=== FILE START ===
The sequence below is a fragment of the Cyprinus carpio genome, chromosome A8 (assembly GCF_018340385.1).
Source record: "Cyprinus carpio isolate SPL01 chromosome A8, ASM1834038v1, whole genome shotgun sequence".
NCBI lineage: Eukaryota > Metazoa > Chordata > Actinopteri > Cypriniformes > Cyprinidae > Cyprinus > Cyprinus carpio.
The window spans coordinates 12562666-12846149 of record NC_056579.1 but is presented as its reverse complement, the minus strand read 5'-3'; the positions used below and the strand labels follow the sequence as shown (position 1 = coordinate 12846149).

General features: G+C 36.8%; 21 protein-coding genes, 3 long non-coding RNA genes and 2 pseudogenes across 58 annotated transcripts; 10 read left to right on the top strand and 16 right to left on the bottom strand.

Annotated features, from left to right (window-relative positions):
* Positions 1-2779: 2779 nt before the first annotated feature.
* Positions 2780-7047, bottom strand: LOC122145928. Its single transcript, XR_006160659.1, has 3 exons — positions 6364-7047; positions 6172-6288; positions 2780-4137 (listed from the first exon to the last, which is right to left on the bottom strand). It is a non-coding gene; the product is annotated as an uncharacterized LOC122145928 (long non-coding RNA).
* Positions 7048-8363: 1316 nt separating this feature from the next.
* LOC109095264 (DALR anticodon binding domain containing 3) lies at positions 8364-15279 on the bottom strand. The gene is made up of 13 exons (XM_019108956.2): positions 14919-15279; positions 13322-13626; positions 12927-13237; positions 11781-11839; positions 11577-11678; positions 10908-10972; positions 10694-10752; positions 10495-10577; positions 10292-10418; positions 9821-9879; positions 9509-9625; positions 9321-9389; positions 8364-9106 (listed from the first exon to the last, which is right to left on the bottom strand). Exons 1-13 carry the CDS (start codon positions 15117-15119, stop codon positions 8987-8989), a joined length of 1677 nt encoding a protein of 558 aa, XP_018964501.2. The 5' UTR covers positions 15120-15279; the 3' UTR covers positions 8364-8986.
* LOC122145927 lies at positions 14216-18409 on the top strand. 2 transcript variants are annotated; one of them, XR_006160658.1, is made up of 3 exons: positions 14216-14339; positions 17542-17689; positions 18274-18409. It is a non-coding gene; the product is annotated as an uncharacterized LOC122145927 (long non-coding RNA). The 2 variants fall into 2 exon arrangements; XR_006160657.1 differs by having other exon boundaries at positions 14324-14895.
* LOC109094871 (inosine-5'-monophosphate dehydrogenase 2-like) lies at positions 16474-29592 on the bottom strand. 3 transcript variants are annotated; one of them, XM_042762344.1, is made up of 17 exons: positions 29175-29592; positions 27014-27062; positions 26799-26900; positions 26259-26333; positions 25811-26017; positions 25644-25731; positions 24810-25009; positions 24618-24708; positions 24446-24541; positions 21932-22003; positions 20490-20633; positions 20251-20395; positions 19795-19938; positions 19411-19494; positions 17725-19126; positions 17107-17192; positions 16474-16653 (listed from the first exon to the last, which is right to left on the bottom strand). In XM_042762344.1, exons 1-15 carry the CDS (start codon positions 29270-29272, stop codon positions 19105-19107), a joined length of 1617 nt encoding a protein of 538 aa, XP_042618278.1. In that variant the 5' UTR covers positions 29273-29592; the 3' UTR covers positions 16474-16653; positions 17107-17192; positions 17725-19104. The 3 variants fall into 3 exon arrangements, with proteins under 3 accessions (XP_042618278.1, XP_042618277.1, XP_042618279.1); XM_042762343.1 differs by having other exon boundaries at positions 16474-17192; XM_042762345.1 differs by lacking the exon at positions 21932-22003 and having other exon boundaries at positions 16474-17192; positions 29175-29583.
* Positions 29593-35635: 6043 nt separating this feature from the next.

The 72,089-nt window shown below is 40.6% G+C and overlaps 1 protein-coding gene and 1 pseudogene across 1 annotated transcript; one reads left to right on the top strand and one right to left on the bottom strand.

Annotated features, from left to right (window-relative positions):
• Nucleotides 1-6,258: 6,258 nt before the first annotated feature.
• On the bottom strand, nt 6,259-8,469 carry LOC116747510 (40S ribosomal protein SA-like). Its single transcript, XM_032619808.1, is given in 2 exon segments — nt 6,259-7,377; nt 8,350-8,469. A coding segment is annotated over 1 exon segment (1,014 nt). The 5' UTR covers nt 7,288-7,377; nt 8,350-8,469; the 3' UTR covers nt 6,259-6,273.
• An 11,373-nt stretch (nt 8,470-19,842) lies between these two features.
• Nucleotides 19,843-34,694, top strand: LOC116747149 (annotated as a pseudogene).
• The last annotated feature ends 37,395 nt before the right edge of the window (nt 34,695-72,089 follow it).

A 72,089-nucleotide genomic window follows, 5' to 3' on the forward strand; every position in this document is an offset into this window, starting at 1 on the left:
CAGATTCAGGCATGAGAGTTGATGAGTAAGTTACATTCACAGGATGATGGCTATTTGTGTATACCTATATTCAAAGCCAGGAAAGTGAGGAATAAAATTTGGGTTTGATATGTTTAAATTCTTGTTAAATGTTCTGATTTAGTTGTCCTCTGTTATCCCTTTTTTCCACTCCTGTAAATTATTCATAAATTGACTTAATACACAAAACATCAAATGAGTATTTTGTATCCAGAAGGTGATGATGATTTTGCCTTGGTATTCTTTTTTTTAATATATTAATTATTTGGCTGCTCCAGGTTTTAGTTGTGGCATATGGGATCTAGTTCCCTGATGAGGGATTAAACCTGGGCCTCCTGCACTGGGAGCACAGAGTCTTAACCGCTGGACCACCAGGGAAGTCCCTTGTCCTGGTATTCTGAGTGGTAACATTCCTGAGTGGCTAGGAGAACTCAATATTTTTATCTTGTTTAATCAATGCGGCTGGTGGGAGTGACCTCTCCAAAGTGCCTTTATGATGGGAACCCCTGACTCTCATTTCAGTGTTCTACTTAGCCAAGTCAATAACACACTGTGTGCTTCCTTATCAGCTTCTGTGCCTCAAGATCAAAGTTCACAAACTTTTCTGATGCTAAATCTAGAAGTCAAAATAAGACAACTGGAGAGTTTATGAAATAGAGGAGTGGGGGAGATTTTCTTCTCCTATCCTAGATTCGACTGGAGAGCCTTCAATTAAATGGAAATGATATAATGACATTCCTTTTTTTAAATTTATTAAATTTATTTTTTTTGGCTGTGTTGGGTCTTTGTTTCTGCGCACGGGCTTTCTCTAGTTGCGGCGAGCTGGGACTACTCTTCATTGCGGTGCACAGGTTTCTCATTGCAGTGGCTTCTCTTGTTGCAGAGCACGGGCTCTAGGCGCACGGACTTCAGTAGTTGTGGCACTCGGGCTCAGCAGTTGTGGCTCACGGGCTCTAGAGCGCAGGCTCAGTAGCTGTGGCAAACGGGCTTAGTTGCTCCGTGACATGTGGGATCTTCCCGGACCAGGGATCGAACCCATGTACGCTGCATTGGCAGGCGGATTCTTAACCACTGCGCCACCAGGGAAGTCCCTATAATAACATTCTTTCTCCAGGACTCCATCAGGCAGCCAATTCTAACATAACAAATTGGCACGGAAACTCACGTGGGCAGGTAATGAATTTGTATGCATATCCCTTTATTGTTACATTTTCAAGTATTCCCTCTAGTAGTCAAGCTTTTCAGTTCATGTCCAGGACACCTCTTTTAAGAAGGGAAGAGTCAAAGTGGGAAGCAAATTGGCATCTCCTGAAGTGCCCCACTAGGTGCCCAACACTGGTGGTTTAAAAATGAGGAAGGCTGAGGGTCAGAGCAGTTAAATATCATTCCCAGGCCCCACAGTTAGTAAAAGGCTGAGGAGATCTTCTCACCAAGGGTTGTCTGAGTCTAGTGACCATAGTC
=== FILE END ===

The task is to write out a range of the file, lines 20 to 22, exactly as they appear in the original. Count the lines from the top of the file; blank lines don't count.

• The last annotated feature ends 37,395 nt before the right edge of the window (nt 34,695-72,089 follow it).

A 72,089-nucleotide genomic window follows, 5' to 3' on the forward strand; every position in this document is an offset into this window, starting at 1 on the left:
CAGATTCAGGCATGAGAGTTGATGAGTAAGTTACATTCACAGGATGATGGCTATTTGTGTATACCTATATTCAAAGCCAGGAAAGTGAGGAATAAAATTTGGGTTTGATATGTTTAAATTCTTGTTAAATGTTCTGATTTAGTTGTCCTCTGTTATCCCTTTTTTCCACTCCTGTAAATTATTCATAAATTGACTTAATACACAAAACATCAAATGAGTATTTTGTATCCAGAAGGTGATGATGATTTTGCCTTGGTATTCTTTTTTTTAATATATTAATTATTTGGCTGCTCCAGGTTTTAGTTGTGGCATATGGGATCTAGTTCCCTGATGAGGGATTAAACCTGGGCCTCCTGCACTGGGAGCACAGAGTCTTAACCGCTGGACCACCAGGGAAGTCCCTTGTCCTGGTATTCTGAGTGGTAACATTCCTGAGTGGCTAGGAGAACTCAATATTTTTATCTTGTTTAATCAATGCGGCTGGTGGGAGTGACCTCTCCAAAGTGCCTTTATGATGGGAACCCCTGACTCTCATTTCAGTGTTCTACTTAGCCAAGTCAATAACACACTGTGTGCTTCCTTATCAGCTTCTGTGCCTCAAGATCAAAGTTCACAAACTTTTCTGATGCTAAATCTAGAAGTCAAAATAAGACAACTGGAGAGTTTATGAAATAGAGGAGTGGGGGAGATTTTCTTCTCCTATCCTAGATTCGACTGGAGAGCCTTCAATTAAATGGAAATGATATAATGACATTCCTTTTTTTAAATTTATTAAATTTATTTTTTTTGGCTGTGTTGGGTCTTTGTTTCTGCGCACGGGCTTTCTCTAGTTGCGGCGAGCTGGGACTACTCTTCATTGCGGTGCACAGGTTTCTCATTGCAGTGGCTTCTCTTGTTGCAGAGCACGGGCTCTAGGCGCACGGACTTCAGTAGTTGTGGCACTCGGGCTCAGCAGTTGTGGCTCACGGGCTCTAGAGCGCAGGCTCAGTAGCTGTGGCAAACGGGCTTAGTTGCTCCGTGACATGTGGGATCTTCCCGGACCAGGGATCGAACCCATGTACGCTGCATTGGCAGGCGGATTCTTAACCACTGCGCCACCAGGGAAGTCCCTATAATAACATTCTTTCTCCAGGACTCCATCAGGCAGCCAATTCTAACATAACAAATTGGCACGGAAACTCACGTGGGCAGGTAATGAATTTGTATGCATATCCCTTTATTGTTACATTTTCAAGTATTCCCTCTAGTAGTCAAGCTTTTCAGTTCATGTCCAGGACACCTCTTTTAAGAAGGGAAGAGTCAAAGTGGGAAGCAAATTGGCATCTCCTGAAGTGCCCCACTAGGTGCCCAACACTGGTGGTTTAAAAATGAGGAAGGCTGAGGGTCAGAGCAGTTAAATATCATTCCCAGGCCCCACAGTTAGTAAAAGGCTGAGGAGATCTTCTCACCAAGGGTTGTCTGAGTCTAGTGACCATAGTC